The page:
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Tech News and Commentary
Dave and the team discuss Uber’s cannabis partnership, Hulu’s live TV price going up, Tesla app unlocking breaking, pets making and answering calls, and more.
Bob in El Paso, Texas listens to the podcasts and asked: “We really like to use some of these social distancing Internet platforms like Zoom. The problem with Zoom is the 40 minute limit on the free version. We’re looking for some alternatives. Can you suggest something that’s good, that allows the family to talk together besides some of the more popular ones that require a subscription?”
Bob, Google Meet should work well for your needs. Their tiled view can show up to 16 participants at a time, if your family members could connect to Zoom they should be able to connect to Google Meet using the same devices.
Google has been pushing it pretty hard lately, so youre unlikely to run into any annoyances until they conquer more market share and want to monetize it more.
Skype has gotten pretty clunky and bloated but it should work for your family too.
If your family already uses WhatsApp, you can also do video conferences there, which may spare them from having to download an extra app. Microsoft Teams might work for you as well, its a little more of a corporate tool meant to help with collaboration on Office documents, but you can ignore that and just use the video.
Other ways of connecting with family is Facebook messenger. They have a video chat option. Snapchat has video chat as well. There you can play games and add filters to your video output. Facetime is another choice if you have an Apple device. It also has filters to make conversations a bit more fun.
Any gamers would probably know Discord is a great way to stay connected while playing video games or you and your family can video chat and play games with one another with Houseparty.
There are many, many others, but most of the good ones have the same problem Zoom has for your use case: theyre marketed towards businesses and have limits.
For example, Whereby is pretty good but it has a low amount of participants on free accounts, BlueJeans costs less than Zoom per month but has no free version, WebEx feels like something someone forgot to keep updating 5 years ago and the free version will cut you off after less than an hour, and GoToMeeting has no free version.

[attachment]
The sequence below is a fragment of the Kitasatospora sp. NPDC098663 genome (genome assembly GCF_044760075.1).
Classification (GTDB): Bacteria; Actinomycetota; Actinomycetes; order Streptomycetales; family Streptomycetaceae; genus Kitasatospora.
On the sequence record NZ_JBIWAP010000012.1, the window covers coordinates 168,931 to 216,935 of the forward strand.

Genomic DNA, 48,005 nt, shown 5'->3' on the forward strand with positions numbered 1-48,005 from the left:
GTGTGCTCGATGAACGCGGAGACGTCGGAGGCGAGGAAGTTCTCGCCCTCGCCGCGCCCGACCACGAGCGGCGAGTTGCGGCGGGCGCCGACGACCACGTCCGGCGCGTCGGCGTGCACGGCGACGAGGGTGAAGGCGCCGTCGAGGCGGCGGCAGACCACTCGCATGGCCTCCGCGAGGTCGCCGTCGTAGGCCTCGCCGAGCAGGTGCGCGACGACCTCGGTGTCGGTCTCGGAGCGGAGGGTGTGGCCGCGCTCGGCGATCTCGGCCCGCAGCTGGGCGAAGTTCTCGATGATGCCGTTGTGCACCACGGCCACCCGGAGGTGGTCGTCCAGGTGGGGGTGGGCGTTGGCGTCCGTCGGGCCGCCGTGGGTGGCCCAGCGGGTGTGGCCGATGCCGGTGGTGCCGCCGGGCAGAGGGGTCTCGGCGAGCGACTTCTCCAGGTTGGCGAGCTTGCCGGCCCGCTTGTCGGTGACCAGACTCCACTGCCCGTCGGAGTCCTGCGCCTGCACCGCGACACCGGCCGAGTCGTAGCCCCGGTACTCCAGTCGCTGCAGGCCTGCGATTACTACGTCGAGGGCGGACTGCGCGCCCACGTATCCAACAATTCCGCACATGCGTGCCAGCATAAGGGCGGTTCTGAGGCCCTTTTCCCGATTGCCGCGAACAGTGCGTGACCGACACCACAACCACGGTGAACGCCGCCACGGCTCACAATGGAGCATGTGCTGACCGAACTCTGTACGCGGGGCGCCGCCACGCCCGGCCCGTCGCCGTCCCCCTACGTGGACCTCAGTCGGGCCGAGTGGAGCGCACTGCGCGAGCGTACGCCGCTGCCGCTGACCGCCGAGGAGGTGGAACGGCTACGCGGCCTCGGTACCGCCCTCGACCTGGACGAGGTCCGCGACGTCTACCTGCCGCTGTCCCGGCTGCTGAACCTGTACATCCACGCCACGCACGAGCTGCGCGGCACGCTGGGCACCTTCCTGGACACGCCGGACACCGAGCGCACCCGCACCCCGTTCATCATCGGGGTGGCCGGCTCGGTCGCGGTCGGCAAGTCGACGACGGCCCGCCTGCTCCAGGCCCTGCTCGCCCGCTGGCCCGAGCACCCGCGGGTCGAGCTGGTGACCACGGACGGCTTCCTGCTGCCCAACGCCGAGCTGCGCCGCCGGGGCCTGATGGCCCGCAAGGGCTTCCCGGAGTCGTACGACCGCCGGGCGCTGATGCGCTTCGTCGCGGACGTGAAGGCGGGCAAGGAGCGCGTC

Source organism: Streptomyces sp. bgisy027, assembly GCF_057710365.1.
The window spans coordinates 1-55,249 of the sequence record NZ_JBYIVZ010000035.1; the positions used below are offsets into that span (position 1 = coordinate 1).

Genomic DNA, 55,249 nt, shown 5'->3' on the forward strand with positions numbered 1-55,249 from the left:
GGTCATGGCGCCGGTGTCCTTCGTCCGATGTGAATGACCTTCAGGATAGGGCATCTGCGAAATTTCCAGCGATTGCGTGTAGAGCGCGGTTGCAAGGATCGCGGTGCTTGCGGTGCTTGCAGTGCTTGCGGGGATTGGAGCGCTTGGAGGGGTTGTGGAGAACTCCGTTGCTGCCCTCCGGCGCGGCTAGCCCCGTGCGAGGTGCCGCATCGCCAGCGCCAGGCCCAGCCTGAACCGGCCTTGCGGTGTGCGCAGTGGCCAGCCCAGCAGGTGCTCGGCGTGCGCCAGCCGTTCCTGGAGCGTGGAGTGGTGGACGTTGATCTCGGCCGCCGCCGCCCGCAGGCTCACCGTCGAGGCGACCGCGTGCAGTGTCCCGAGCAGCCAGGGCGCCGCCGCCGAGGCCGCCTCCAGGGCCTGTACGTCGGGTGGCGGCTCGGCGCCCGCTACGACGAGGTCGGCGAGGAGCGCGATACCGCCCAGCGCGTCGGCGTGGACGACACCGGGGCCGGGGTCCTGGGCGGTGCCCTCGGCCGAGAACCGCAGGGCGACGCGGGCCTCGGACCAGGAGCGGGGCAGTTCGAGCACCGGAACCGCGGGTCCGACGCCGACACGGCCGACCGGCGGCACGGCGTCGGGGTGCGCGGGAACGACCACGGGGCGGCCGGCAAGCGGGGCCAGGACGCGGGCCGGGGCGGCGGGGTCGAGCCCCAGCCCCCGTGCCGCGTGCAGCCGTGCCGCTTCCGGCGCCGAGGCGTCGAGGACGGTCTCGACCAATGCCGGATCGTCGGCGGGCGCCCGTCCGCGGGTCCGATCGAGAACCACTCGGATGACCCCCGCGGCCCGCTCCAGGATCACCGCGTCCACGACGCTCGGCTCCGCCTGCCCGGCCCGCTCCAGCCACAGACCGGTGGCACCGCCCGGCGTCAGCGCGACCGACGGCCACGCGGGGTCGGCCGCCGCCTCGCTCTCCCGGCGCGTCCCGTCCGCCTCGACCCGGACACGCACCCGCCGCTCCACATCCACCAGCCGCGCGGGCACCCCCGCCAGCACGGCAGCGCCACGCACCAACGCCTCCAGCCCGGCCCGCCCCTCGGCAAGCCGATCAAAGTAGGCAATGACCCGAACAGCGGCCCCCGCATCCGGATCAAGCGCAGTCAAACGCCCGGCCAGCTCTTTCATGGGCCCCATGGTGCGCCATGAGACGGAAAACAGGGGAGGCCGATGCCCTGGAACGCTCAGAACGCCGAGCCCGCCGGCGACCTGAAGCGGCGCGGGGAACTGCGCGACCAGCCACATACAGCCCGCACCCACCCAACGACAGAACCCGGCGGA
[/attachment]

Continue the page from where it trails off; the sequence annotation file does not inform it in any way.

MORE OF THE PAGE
The good news here is that there are plenty of options even if most products are aimed towards paid use for business.
Mark in Windsor, Ontario listens on AM800 CKLW The Information Station, and asked: “How do I know if it’s my router or my modem that’s causing issues because I have some devices that work and some say “connected” but no internet.”
Mark, if some work and some dont, its your router. The routing a router does is in part routing internet requests back to the devices that made them, the modem doesnt take care of that part.
The devices that dont work may have their own settings issues too, so dont forget to check those.
If you want to check and see if your modem is doing its job, plug your computer in via a network cable directly to it and check at the source, if you get a solid internet connection then your modem is working as it should and you can go ahead and replace your router.
Miro in Windsor, Ontario asked: “I just bought an older vehicle that does not have Bluetooth, so I was interested in getting an aftermarket 7-inch screen radio. Just wondering what the big differences were behind the big names like Pioneer and Kenwood, and some of the off brands you find on Amazon. They seem to have more features because they’re full Android radios as opposed to probably better music on the Kenwoods and Pioneers.”
Miro, the main difference is that Pioneer and Kenwood have something to lose, so the quality is more consistent.
Generic radios can be terrible and if needed the manufacturer will just slap a new random label on them and keep pumping them out.
Android car radios are all about the hardware, since the OS is largely taken care of. We say largely because there may be some customization, but the basic functions should come from Android and should be at least somewhat consistent.
In your search focus on hardware reviews, did it last 4 months? is the touchscreen hard to use? Is it responsive? Are all the buttons working? Are all the speakers that were plugged into the unit still working?
If those things all look good, the risk is probably relatively low and the price difference may be large.
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